Cylink also said it will allow the Internet Software Consortium to use the Diffie-Hellman and digital signature standard (DSS) protocols, which Cylink markets, for free. RSA made a similar announcement with ISC.
The announcements come during Cylink competitor RSA Data Security's annual conference, a major event in the network security world. Cylink contends the timing of its announcement is purely coincidental.
Cylink's software tools offering, called Foundation Suite, is its first commercial crypto toolkit. The tools are aimed squarely at RSA's tools for software developers and hardware vendors, where RSA derives most of its revenue.
Cylink said its tools, which will begin shipping in March, help implement public key cryptography standards blessed by the Internet Engineering Task Force (IETF).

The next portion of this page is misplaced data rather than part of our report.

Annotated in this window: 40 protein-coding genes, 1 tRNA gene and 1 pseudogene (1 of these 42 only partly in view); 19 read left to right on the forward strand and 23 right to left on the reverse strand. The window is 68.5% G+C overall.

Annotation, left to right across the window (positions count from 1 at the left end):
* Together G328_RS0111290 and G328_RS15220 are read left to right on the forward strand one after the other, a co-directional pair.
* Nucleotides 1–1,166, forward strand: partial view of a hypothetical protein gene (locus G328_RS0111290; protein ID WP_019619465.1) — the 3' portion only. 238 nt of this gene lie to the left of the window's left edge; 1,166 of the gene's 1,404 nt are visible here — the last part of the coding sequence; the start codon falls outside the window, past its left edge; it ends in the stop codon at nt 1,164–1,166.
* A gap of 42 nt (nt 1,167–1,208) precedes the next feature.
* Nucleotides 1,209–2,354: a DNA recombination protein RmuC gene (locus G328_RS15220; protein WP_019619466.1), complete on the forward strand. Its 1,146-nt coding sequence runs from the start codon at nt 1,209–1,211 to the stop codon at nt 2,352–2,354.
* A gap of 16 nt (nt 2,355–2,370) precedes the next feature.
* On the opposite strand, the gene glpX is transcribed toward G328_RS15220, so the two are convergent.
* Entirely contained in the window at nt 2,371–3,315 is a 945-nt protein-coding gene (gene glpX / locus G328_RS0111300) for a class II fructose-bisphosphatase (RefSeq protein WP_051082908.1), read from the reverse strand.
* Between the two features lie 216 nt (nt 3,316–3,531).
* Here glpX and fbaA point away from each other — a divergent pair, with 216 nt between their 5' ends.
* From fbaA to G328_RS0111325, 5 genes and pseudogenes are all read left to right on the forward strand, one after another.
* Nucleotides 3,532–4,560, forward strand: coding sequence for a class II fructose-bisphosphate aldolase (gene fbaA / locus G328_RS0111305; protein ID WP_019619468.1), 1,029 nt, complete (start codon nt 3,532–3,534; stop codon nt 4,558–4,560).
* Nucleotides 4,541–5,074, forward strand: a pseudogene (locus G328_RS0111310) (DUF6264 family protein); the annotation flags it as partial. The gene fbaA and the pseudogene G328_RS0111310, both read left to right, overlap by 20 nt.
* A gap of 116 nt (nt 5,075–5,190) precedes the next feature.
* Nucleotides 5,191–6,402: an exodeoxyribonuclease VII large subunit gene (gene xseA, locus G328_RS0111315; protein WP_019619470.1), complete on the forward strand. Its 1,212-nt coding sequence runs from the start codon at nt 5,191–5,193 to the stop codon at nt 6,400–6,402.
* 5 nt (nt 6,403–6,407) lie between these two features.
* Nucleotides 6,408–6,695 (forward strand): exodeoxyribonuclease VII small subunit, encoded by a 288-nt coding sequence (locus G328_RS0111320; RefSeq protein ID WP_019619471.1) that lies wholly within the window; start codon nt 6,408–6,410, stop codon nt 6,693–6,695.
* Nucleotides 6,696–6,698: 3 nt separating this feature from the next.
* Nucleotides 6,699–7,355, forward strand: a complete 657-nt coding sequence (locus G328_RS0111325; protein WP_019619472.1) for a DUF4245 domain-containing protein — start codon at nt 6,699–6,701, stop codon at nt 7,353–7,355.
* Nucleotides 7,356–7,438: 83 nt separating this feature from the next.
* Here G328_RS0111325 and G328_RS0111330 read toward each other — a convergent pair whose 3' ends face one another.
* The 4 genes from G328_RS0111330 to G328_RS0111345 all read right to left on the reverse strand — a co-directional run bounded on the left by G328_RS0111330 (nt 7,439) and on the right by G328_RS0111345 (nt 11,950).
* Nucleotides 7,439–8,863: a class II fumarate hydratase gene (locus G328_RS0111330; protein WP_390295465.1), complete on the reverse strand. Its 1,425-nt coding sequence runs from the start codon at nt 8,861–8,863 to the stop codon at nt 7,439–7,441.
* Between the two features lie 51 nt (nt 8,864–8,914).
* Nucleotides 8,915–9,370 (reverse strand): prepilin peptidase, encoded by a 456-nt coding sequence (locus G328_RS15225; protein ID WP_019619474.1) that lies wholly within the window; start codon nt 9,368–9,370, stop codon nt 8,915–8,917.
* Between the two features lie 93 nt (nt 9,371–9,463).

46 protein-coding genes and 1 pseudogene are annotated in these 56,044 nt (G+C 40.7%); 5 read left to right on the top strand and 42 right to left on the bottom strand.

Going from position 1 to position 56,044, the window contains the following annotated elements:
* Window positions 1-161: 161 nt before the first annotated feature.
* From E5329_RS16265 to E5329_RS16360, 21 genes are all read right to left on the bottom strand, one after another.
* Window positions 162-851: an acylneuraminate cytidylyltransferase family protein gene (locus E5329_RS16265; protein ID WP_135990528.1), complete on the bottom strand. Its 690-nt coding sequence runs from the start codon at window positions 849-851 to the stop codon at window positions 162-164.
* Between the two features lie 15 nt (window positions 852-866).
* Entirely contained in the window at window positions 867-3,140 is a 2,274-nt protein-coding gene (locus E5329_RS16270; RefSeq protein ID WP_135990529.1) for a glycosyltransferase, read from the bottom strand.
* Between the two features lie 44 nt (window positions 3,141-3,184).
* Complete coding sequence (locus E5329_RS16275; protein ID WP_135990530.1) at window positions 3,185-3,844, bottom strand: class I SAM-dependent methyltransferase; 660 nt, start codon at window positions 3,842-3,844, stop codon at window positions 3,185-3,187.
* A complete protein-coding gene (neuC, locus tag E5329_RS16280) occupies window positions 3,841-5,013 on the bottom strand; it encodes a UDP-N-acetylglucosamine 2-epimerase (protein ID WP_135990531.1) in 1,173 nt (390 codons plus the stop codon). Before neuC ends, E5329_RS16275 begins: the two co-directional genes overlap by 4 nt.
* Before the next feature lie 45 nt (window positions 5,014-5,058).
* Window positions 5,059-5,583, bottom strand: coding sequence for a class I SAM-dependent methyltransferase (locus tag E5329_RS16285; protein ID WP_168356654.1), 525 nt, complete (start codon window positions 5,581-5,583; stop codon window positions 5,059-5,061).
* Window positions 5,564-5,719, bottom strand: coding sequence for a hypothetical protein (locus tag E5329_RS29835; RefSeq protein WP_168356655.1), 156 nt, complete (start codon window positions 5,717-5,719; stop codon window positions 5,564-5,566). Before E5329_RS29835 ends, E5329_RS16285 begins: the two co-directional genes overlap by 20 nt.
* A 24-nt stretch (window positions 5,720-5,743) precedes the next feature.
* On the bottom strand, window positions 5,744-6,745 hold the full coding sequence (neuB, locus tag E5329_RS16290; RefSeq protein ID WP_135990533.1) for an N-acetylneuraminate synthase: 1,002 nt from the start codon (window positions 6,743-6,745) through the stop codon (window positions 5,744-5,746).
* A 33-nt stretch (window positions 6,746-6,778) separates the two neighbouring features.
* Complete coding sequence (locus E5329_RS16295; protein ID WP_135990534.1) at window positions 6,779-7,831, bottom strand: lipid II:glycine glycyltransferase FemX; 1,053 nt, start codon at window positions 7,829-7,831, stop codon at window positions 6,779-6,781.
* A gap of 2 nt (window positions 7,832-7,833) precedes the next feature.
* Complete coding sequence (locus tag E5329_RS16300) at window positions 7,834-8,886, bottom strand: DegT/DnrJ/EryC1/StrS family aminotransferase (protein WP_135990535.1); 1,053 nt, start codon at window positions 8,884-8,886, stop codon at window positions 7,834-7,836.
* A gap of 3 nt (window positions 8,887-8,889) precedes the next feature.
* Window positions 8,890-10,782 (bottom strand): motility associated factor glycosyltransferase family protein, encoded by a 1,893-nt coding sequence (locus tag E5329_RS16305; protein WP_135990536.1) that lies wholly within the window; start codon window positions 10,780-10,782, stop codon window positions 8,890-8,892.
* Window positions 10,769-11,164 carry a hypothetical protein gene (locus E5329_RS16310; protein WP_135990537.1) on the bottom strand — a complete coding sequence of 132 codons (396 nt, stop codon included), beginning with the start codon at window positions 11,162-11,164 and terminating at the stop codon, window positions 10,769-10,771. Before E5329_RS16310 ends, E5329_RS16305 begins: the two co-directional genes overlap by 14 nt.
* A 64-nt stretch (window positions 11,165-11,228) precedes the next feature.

"All the standards out there under IEF are now using Diffie-Hellman as a portion of what they're requiring," said Matthew Kovar, analyst at the Yankee Group, who thinks Cylink's offering will appeal to smaller developers because of its price.
"They're not going to require something that's RSA because they don't want to force them to pay for something that is ultimately proprietary," Kovar said.
However, RSA's popularity has made it a de facto standard in many applications, including secure email (S/MIME) and online credit card purchases (Secure Electronic Transactions or SET).
Cylink's tool suite will enable developers to use digital signatures, key management (based on Diffie-Hellman), and encryption (based on DES, triple-DES, and SAFER). Cylink will offer Foundation Suite for a one-time fee with no field of use restrictions or per unit royalties--a different model from RSA's licensing scheme.
Cylink's free license to the Internet Software Consortium and its members implements the digital signature standard (DSS) for securing Directory Name Service (DNS), a core Internet protocol for locating sites.